By Juan Mendoza
Public transportation for many people in Los Angeles is the only mode of transportation. People from all backgrounds ride the bus and Los Angeles Metro Rail every day to go to different parts of the city.
The Metro Rail covers 93 stations. The estimated ridership on Metro buses on a normal weekday can surpass 550,000, according to L.A. Metro.
“The system is convenient for many people,” said Anthony Pedrosa. “It’s affordable and efficient. I’ll ride the bus every day to work, and they are always on time.”
But the age of coronavirus has changed Pedrosa’s mind. He no longer has the same view of riding the bus in Los Angeles.
Because of the pandemic, the Metro bus system has modified the travel schedule. Bus service had been reduced by 15 to 20 percent, according to the transit agency. And other “adjustments” have been made.
“Now buses are not running more often than before, and (buses) are overcrowded, which I do not like that,” Pedrosa said.
The MTA says fewer people are traveling to work since the pandemic—but crowded buses suggest otherwise.
The pandemic has brought changes to Metro riders. To assist with social distancing, all able-bodied Metro bus riders must board and exit through the rear door. The exceptions to that rule are wheelchair users and others who need the wheelchair ramp—only they can use the front door of the bus.
Because the bus is not equipped with a tap machine in the back, people are getting free rides. These preventative measures are to protect the bus drivers from close contact with the riders who might be infected with the coronavirus.
Metro has installed transparent barriers to protect the bus operators. Gel hand sanitizer dispensers have been installed at bus stops for public use along the routes to prevent the spread of COVID-19 before passengers board the vehicle.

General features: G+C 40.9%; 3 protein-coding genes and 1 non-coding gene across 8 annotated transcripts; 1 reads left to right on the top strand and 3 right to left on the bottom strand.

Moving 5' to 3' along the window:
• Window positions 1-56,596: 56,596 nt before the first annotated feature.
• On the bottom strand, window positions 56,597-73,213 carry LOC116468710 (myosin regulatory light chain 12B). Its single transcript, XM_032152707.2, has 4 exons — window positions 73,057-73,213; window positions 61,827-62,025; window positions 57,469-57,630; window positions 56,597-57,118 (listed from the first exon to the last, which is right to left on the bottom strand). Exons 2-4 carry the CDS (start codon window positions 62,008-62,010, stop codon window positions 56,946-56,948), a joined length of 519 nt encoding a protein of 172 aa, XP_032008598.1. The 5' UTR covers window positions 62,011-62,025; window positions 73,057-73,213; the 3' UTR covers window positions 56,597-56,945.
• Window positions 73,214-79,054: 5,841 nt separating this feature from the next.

Hand sanitizer aside, the fact remains that the buses are overcrowded.
“We ask that all riders do their best to practice social distancing once aboard the bus — that is, spread out and try to stay at least six feet from other riders,” former L.A. Times reporter Steve Hymon wrote in a statement on the sourcemetro.net blog on March 22, 2020.
This is impossible on many Metro bus lines.
Passengers often stand in the middle aisle of the bus as they ride to their destination unless a seat is available. On a crowded bus, passengers always bump into each other. They really have no choice because they must get to their destination. They either take the bus or wait for another 25 minutes to take the next bus, which will be just as crowded.
Some riders travel the Metro bus lines without a face mask.
“Riders are not taking this pandemic seriously. And it is an irresponsible act not to wear a self-protection mask,” Metro rider David Stevenson said.
Stevenson is a frequent bus rider. He seems like a responsible and conscientious person, as he wears his mask and gloves to protect himself and other passengers.
“We should be taking the safety precautions when going on the bus and being outside of the home, because we are at high risk of getting infected,” he said.